Dearest Traveller, I have found SUCH a unique place! Please, come sit by the fire, I really must tell you all about this amazing library!
This library, called Librije is a public reading room from the year 1564, founded by 2 church masters from the Walburgis church in Zutphen, Conrad Slindewater and Herman Berner. The reading room was not only meant for members of the church, but also for the entire city and held quite a diverse number of books. Because the disappearance of books (is theft a nasty word?), the church masters decided to create a ‘chain library’. Some books have been chained to the reading desks since the time of foundation. The reading desks (lecterns) date from the 1560s.
The Librije was intended to be a stronghold against the increasing popularity of the Reformation. Slindewater thought that, if people read the right books, they would be cured of their “errors” and become true believers of the Christian faith. To him this meant the Roman Catholic faith. Mind you, this isn’t my personal opinion, just quoting here 😉
The core of the collection consists of acquisitions by Slindewater and Berner in the first half of the 16th century. Another part of the collection was acquired through legacies. Particularly in the 15th and 16th century, learned inhabitants of Zutphen left their books to the ‘Librije’. The collection contains 5 manuscripts and 85 incunabula (books printed before 1500). On the reading desks we find mainly books from the original collection – 15th and 16th century works with beautifully tooled leather covers and silver mountings.
This library is a unique and recognized cultural and historical monument! There is only ONE other chain library in Europe: the Biblioteca Malatestiana in Cesena. (Italy).
A very special gold ring was found in Utrecht: a medieval Love Ring, or Promise Ring. It is unique because it is the first of its kind found in The Netherlands. The discovery was presented to the world by Landschap Erfgoed Utrecht.
This ‘black letter posy ring’ was made between 1375 and 1550. On the inside this gold ring has a poetic line: Amours portent mon cuer à mon ami. Translated it reads ‘love leads my heart to my beloved’.
We do not know who the beloved was, or to whom the ring belonged. Promise rings like these were not uncommon in Europe. Especially in Great Britain these rings were common to declare your love for a person.
The Utrecht ring is unique in several aspects. Not only is it the first one found here in the Low Lands, but the text is remarkable as well. Who is ‘mon ami‘ ?
Usually this type of ring was given to a woman by a man. But then, following the rules of French grammar, it would have been ‘mon amie’ with an E.
Was it, in this case, a woman who gave the ring to a man? Or was it a ring from a man to another man? The French language from those days was studied but that gave no clues as to why there was only an I at the end of ‘ami’. It is extraordinary to say the least!
My dear traveller, come and sit, warm yourself by the fire. How good of you to stop by! In times like these friendliness is much needed. Is the plague wreaking havoc where you are from? I sincerely hope not! This village, where I live, is a safe place. Friendly folk, enough food and wool for spinning.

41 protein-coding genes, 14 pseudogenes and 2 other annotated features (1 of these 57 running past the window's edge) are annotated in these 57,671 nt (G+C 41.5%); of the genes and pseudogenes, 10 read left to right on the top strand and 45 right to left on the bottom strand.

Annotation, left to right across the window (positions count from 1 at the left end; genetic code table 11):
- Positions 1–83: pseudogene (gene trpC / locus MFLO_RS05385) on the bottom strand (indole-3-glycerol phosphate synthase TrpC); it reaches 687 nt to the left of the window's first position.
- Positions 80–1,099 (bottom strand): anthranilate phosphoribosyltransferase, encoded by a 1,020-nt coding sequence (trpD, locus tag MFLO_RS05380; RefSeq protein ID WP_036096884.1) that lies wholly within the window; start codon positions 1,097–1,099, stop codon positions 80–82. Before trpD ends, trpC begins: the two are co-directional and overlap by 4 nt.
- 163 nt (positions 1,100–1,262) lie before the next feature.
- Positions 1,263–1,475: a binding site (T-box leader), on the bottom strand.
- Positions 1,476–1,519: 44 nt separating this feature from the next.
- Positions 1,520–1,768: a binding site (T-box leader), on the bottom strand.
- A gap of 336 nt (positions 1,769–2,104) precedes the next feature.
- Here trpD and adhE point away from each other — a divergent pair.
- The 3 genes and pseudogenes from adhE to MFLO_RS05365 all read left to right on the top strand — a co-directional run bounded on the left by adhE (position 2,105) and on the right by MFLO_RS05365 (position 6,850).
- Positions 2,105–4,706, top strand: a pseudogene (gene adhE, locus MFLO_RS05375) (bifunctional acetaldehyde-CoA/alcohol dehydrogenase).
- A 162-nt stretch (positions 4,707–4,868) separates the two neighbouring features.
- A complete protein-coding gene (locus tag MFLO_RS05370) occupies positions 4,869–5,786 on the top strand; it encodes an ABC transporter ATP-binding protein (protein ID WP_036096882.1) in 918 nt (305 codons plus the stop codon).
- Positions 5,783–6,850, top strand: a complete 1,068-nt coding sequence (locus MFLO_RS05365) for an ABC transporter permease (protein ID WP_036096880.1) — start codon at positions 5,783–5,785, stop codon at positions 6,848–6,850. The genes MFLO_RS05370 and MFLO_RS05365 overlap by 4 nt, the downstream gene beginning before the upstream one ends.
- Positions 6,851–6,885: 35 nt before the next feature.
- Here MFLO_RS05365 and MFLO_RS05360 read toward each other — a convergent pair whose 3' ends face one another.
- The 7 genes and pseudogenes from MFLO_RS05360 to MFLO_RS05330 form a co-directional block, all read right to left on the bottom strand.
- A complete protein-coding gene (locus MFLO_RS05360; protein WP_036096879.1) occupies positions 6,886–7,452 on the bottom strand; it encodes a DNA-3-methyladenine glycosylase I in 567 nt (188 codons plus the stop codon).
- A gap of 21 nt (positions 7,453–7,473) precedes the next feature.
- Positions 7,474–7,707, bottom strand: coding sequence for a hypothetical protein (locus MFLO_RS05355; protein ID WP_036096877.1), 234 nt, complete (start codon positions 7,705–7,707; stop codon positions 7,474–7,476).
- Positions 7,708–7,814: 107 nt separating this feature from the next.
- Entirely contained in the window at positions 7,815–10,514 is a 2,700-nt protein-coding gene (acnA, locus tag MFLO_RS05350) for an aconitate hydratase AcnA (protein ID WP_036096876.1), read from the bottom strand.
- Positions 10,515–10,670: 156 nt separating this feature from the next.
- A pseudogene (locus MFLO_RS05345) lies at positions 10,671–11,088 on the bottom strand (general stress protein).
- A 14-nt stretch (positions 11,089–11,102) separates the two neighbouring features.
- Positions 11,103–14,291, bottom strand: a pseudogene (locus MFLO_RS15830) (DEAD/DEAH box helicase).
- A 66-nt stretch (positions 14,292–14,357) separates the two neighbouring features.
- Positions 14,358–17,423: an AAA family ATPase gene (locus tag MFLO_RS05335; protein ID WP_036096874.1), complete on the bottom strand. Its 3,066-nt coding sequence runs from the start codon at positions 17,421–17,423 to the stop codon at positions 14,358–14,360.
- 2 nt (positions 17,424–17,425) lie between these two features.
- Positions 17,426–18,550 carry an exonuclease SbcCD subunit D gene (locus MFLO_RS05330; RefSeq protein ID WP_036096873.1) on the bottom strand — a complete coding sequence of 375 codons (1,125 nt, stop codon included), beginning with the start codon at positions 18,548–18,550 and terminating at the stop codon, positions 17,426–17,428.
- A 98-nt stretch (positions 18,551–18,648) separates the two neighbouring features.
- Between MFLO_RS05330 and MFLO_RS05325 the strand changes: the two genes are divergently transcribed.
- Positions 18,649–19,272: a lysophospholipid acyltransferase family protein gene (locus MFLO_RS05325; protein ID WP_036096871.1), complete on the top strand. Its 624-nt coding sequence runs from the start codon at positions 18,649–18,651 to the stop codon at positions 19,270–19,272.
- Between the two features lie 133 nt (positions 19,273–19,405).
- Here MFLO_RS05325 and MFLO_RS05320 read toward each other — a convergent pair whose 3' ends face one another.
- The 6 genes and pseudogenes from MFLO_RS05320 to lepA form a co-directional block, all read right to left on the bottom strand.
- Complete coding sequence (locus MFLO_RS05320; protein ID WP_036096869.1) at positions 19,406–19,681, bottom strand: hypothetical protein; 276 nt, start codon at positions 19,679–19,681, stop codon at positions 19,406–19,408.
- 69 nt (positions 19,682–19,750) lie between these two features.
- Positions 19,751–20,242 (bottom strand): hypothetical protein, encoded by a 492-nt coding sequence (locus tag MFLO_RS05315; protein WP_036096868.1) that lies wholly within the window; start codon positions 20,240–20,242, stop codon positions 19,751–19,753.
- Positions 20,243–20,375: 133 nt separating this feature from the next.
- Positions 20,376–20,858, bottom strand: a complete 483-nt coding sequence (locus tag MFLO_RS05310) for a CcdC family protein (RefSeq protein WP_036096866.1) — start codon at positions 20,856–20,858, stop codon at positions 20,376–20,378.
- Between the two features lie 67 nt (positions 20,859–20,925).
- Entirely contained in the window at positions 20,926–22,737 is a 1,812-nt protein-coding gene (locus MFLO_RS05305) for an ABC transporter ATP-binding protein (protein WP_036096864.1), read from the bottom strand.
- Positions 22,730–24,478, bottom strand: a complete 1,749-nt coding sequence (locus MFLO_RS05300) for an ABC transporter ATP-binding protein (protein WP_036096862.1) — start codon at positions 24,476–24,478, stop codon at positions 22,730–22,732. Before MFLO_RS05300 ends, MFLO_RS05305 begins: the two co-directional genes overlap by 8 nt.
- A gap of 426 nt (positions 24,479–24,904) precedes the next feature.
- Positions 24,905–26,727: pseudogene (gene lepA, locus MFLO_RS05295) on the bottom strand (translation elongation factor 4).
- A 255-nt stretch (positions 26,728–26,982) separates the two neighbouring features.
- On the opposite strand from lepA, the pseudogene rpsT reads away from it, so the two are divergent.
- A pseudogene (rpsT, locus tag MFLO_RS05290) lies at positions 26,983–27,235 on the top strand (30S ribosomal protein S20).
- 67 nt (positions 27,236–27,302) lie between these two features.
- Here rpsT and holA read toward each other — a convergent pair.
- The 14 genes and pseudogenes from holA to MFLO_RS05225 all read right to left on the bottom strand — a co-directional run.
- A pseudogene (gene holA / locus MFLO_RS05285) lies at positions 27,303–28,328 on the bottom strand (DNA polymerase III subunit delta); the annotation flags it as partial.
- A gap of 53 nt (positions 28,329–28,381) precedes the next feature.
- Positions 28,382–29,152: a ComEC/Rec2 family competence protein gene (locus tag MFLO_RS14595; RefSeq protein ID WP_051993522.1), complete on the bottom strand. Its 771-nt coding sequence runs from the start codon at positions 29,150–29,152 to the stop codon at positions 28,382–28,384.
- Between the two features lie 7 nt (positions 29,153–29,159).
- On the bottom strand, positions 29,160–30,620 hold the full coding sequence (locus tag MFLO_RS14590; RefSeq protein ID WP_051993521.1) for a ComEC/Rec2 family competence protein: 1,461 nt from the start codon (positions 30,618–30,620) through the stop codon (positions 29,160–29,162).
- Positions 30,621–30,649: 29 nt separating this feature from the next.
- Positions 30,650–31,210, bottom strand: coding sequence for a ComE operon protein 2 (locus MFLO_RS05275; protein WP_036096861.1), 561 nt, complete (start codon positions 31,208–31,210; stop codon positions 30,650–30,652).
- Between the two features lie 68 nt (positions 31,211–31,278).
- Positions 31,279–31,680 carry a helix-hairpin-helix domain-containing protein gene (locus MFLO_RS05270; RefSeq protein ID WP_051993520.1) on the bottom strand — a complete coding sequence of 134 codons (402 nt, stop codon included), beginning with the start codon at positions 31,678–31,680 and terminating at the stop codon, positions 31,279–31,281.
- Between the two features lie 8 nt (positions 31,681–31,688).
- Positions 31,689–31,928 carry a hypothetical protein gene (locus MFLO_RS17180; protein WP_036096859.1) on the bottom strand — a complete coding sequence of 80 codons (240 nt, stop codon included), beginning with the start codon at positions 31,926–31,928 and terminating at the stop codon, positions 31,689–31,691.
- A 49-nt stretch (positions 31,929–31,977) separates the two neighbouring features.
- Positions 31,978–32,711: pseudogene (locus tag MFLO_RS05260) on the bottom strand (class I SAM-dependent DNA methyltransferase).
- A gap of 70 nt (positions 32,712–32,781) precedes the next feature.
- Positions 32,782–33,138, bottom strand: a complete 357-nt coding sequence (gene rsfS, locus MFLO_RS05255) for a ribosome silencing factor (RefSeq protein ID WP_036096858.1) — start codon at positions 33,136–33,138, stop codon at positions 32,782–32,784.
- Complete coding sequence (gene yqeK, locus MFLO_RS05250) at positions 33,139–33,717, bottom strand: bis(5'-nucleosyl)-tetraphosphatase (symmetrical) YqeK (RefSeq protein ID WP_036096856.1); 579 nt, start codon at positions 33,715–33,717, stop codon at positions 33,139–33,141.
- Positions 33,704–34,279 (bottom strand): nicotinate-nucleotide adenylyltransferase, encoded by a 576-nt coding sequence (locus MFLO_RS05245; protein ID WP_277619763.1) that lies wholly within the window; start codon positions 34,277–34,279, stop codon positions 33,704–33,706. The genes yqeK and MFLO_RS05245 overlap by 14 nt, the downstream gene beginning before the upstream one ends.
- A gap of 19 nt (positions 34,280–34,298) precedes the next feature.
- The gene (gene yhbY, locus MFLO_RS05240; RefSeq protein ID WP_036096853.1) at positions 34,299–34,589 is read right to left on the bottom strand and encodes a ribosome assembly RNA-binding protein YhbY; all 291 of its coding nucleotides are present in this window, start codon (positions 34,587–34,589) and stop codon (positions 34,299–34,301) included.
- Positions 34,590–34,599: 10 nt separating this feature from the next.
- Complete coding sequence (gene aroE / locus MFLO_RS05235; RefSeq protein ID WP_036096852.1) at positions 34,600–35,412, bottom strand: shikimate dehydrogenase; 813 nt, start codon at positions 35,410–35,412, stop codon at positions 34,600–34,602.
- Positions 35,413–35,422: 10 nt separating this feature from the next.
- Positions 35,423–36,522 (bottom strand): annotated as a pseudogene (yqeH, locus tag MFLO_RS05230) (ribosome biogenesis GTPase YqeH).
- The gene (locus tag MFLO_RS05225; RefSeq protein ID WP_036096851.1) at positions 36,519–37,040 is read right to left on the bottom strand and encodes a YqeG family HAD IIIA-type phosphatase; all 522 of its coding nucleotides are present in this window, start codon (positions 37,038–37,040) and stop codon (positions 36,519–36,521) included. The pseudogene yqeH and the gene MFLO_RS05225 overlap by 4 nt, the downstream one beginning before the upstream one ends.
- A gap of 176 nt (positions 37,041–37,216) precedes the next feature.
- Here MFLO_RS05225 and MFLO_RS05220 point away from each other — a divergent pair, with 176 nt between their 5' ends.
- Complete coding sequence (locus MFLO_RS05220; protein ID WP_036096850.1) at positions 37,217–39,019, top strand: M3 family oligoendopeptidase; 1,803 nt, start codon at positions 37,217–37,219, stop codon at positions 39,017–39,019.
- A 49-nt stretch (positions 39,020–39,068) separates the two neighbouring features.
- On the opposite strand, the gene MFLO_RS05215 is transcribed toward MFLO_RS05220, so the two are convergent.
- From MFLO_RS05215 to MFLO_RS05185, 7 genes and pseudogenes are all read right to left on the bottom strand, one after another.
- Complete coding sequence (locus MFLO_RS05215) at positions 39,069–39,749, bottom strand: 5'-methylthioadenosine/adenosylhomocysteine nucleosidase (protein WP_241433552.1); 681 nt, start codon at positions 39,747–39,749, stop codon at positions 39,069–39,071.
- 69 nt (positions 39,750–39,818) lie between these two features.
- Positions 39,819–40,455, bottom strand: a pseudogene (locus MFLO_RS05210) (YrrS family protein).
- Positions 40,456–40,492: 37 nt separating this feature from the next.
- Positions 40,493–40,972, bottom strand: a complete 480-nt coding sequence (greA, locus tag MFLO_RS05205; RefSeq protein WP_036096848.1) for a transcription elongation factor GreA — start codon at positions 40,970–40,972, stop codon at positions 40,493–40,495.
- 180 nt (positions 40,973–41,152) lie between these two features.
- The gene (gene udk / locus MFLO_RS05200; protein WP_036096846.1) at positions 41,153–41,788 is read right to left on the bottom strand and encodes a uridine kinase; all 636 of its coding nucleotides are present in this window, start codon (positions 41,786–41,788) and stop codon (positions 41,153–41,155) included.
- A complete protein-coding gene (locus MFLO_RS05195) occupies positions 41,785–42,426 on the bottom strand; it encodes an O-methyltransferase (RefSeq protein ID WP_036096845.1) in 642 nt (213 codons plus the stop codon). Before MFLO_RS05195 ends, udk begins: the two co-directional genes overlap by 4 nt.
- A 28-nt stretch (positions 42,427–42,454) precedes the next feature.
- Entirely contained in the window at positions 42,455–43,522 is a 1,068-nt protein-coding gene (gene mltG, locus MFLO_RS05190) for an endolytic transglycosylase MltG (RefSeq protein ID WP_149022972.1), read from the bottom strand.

In my house you, too, will have a safe place. Have you met my new neighbours? Allow me to introduce you… I have named them Tristan and Iseult. Iseult is actually the one peeking over the fence. Tristan is forever looking for food and not interested in humans…. aren’t they adorable?
It is in times like these that I turn to music. Perhaps it may offer you some solace as well. This next balad is gloomy. Really gloomy, and fitting for the times we live in. The music, however, is simple and easy to learn. And you know, that is the main reason I am sharing it with you. You can learn this too! The song was composed around the year 1611 by a gentleman named Thomas Ravencroft. Here, have a look at the sheet music.
The snow in my country makes me long for hot cocoa and knitting. Yes, knitting. I am not going to show you what I knit myself. That really isn’t something to write about. Instead, what I am going to share with you today, is just a bit outside the SCA time frame. But you know what? I don’t care! These hats, because it is hats I am going to show you, are absolutely adorable and date from the late 17th century.
In 1980 archaeologists investigated the graves of 185 Dutchmen – whale hunters and workmen of the train oil refineries – who had died on or near Spitsbergen during the 17th century. The skeletons were still wearing their knitted woollen caps! Each cap was individualized; the men recognized one another only by the pattern of stripes on the caps. The men were bundled up so tightly against the fierce cold that only their eyes were visible. And, if you have ever been in a snowstorm, you know you can barely see. So those hats were important to recognize a particular co-worker.
The amazing re-enactor Sally Pointer also has a pattern available on Ravelry, or you can order from her shop. She describes these caps as doubly knitted. The hats are without seams, so made on a circular needle OR on 4 separate needles. You then create a very long tubular shaped item, Sally describes it as a “large flat rugby ball”. You then fold one end into the other, thus creating a very warm double layered hat. You can felt them, as was costumary back then and will of course also give you warm ears today 😉
This hat from Marken you see hereunder, dates from the 1800s. You can see how the lighter knitwork can become the lining by folding it inwards.
If you look on elsewhere on Ravelry, the knitting community online, you will be able to find a pattern if you look for ‘Dutch whaler’s cap‘. So, what’s keeping you? Get your yarn!
The entire Spitsbergen excavation is documented in this book by archeologist Sandra Comis, I will try to find an English version and post it here as well.
Archeologists have uncovered quite a few remarkable graves in Belgium from the 7th century. Read on if this is your thing!
The river Durme, near Elversele in Belgium, has been a place of habitation since the beginning of time. Some 47 Merovingian graves and grave finds were uncovered in 2018. The finds are quite unique for the area.